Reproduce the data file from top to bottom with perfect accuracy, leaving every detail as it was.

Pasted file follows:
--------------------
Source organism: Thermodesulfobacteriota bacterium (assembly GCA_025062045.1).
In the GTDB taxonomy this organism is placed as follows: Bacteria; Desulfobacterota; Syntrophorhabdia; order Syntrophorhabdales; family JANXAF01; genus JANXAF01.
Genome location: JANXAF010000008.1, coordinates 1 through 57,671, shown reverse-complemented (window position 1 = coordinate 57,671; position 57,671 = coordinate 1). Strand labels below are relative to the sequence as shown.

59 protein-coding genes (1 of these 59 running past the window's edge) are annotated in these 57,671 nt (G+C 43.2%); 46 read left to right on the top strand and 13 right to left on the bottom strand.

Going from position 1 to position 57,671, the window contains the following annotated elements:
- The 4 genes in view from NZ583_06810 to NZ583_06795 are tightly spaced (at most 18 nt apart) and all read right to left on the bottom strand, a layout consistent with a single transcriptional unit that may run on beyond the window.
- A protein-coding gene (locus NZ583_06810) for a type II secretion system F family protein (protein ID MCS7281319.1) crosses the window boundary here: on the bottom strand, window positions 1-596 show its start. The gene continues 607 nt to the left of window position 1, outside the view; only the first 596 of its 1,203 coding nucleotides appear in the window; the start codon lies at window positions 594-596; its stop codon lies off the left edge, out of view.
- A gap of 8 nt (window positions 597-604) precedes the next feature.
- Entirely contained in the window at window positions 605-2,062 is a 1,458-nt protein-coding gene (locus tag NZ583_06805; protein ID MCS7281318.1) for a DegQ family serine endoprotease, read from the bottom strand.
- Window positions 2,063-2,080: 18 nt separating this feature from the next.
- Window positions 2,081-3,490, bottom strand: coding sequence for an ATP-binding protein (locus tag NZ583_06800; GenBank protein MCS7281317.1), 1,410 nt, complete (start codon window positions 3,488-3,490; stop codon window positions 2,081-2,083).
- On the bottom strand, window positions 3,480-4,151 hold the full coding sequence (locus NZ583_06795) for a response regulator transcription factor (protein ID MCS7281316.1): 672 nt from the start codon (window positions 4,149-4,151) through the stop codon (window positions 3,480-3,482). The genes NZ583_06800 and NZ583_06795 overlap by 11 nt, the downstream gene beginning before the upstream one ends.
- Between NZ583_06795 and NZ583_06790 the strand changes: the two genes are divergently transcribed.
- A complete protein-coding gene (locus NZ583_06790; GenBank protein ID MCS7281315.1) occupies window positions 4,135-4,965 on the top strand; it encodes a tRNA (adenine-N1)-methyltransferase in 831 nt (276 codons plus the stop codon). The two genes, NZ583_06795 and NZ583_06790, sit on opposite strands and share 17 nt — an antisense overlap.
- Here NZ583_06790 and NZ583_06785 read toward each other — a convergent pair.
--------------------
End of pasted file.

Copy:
Source organism: Thermodesulfobacteriota bacterium (assembly GCA_025062045.1).
In the GTDB taxonomy this organism is placed as follows: Bacteria; Desulfobacterota; Syntrophorhabdia; order Syntrophorhabdales; family JANXAF01; genus JANXAF01.
Genome location: JANXAF010000008.1, coordinates 1 through 57,671, shown reverse-complemented (window position 1 = coordinate 57,671; position 57,671 = coordinate 1). Strand labels below are relative to the sequence as shown.

59 protein-coding genes (1 of these 59 running past the window's edge) are annotated in these 57,671 nt (G+C 43.2%); 46 read left to right on the top strand and 13 right to left on the bottom strand.

Going from position 1 to position 57,671, the window contains the following annotated elements:
- The 4 genes in view from NZ583_06810 to NZ583_06795 are tightly spaced (at most 18 nt apart) and all read right to left on the bottom strand, a layout consistent with a single transcriptional unit that may run on beyond the window.
- A protein-coding gene (locus NZ583_06810) for a type II secretion system F family protein (protein ID MCS7281319.1) crosses the window boundary here: on the bottom strand, window positions 1-596 show its start. The gene continues 607 nt to the left of window position 1, outside the view; only the first 596 of its 1,203 coding nucleotides appear in the window; the start codon lies at window positions 594-596; its stop codon lies off the left edge, out of view.
- A gap of 8 nt (window positions 597-604) precedes the next feature.
- Entirely contained in the window at window positions 605-2,062 is a 1,458-nt protein-coding gene (locus tag NZ583_06805; protein ID MCS7281318.1) for a DegQ family serine endoprotease, read from the bottom strand.
- Window positions 2,063-2,080: 18 nt separating this feature from the next.
- Window positions 2,081-3,490, bottom strand: coding sequence for an ATP-binding protein (locus tag NZ583_06800; GenBank protein MCS7281317.1), 1,410 nt, complete (start codon window positions 3,488-3,490; stop codon window positions 2,081-2,083).
- On the bottom strand, window positions 3,480-4,151 hold the full coding sequence (locus NZ583_06795) for a response regulator transcription factor (protein ID MCS7281316.1): 672 nt from the start codon (window positions 4,149-4,151) through the stop codon (window positions 3,480-3,482). The genes NZ583_06800 and NZ583_06795 overlap by 11 nt, the downstream gene beginning before the upstream one ends.
- Between NZ583_06795 and NZ583_06790 the strand changes: the two genes are divergently transcribed.
- A complete protein-coding gene (locus NZ583_06790; GenBank protein ID MCS7281315.1) occupies window positions 4,135-4,965 on the top strand; it encodes a tRNA (adenine-N1)-methyltransferase in 831 nt (276 codons plus the stop codon). The two genes, NZ583_06795 and NZ583_06790, sit on opposite strands and share 17 nt — an antisense overlap.
- Here NZ583_06790 and NZ583_06785 read toward each other — a convergent pair.